Lawyers for the plaintiffs in the multidistrict litigation (MDL) cases against Toyota consolidated before Judge Selna in the Central District of California have filed a consolidated complaint, joining all the claims for economic injuries into one action.  The consolidated complaint asserts that all class members suffered economic injuries because their vehicles declined in value following recalls tied to sudden acceleration problems.

The complaint asserts that Toyota violated California consumer fraud statutes.  The complaint does not assert that any product liability laws were violated, because courts have rejected those types of claims under product liability laws.   More than 200 lawsuits are pending in the MDL in Santa Ana, California.

$295 million class action antitrust settlement vacated

Posted on: July 30th, 2010 by Steve Larson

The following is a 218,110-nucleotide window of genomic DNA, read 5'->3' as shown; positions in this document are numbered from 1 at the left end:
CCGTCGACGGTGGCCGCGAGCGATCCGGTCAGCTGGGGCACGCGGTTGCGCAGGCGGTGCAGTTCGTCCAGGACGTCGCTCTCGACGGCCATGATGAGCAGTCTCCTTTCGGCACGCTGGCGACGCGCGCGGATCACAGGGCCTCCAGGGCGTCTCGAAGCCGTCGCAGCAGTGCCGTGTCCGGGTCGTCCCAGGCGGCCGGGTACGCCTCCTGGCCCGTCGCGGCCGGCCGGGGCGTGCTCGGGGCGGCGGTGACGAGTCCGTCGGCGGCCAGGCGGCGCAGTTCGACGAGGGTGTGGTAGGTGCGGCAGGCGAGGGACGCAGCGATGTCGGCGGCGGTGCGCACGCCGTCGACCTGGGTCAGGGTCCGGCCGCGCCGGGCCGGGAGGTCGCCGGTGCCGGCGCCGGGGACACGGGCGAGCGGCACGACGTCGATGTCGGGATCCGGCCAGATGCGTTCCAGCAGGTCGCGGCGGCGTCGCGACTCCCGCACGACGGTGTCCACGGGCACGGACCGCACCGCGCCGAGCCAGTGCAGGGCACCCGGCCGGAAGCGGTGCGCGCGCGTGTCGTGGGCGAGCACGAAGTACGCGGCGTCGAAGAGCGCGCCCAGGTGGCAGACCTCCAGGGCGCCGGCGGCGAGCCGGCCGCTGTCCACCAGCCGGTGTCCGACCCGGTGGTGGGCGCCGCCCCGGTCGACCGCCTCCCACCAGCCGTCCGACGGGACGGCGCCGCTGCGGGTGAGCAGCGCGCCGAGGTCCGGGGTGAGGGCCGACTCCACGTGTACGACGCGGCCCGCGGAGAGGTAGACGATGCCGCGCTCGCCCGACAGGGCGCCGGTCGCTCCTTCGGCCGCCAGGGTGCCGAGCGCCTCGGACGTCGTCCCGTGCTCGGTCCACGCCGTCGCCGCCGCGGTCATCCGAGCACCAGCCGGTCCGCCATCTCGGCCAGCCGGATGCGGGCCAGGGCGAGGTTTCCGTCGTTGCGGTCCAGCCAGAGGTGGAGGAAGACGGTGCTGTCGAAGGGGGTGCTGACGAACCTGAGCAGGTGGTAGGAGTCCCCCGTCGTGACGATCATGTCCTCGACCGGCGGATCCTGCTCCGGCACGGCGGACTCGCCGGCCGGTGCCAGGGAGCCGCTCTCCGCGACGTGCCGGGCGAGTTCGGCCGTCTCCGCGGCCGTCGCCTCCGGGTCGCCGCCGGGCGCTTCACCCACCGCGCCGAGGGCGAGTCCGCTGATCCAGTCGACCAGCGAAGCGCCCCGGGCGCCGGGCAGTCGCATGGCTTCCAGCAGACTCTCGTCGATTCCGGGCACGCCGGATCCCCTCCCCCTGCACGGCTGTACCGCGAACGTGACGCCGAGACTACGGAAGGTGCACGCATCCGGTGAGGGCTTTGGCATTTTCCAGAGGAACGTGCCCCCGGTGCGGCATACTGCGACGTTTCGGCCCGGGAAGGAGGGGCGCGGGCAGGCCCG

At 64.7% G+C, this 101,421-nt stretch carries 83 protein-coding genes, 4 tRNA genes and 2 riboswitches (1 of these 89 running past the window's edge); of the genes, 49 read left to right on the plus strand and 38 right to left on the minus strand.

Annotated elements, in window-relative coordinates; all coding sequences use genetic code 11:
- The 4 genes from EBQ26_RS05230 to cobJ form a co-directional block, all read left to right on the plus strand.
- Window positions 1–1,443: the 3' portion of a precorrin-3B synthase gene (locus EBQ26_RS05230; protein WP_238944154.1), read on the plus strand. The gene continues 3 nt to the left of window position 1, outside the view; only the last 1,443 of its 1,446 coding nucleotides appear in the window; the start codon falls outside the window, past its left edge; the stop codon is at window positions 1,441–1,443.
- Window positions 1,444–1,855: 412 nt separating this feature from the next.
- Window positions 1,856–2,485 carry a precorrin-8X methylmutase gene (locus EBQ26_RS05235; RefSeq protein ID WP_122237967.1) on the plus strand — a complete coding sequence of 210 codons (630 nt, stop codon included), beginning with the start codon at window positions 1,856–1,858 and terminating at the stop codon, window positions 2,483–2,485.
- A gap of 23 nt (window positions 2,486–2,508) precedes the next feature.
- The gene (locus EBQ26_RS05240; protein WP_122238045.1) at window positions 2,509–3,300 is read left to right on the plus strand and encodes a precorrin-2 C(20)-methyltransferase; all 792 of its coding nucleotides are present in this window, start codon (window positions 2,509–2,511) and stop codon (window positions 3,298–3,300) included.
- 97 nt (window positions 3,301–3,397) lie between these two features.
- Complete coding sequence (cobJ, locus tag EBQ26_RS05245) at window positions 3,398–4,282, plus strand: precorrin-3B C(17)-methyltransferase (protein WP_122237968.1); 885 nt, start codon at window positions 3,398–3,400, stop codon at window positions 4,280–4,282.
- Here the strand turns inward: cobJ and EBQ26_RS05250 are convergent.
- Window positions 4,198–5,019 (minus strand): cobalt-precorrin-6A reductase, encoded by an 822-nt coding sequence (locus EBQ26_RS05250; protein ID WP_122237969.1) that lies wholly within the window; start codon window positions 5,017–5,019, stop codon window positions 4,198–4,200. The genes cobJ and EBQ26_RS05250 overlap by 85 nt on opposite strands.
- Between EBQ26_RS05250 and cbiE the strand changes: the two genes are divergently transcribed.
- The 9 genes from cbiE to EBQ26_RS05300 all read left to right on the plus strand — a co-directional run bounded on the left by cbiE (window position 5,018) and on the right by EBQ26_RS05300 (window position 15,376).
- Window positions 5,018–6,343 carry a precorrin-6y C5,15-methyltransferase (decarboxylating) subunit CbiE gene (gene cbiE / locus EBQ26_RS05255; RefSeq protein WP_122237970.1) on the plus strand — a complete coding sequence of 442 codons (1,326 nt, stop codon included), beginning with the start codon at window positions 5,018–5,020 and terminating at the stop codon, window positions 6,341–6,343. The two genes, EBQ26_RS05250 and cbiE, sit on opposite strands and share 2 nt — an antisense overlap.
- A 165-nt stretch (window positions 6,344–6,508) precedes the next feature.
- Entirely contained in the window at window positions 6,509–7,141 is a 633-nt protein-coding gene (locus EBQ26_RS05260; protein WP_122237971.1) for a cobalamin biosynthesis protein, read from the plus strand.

The plaintiffs and defendants reached a settlement in a class action lawsuit against De Beers S.A., and several related entities, and the U.S. District Court for the District of New Jersey approved the $295 million settlement.  The complaint alleged that De Beers fixed prices in the market for rough gem-quality diamonds by, among other things, executing output-purchase agreements with competitors, establishing a market-wide cartel to set production limits, and restricting wholesalers from reselling diamonds outside of certain geographic territories.  The first category of plaintiffs, purchasers who brought diamonds directly from De Beers, asserted violations of §§ 1 and 2 of the Sherman Act, 15 U.S.C. §§ 1-2.  The second category of plaintiffs, those who did not purchase directly from De Beers, such as consumers and jewelry retailers, asserted claims under state antitrust, consumer protection, and unjust enrichment laws of all fifty states and the District of Columbia.  The second category of plaintiffs could only rely on state law as a route to monetary relief because they lack standing to bring a federal antitrust claim for damages under  the Clayton Act.  Illinois Brick Co. v. Illinois, 431 U.S. 720, 735-36.  Some states, like Oregon, have passed statutes called Illinois Brick repealers, which allow indirect purchasers to assert antitrust claims under state law. Read more…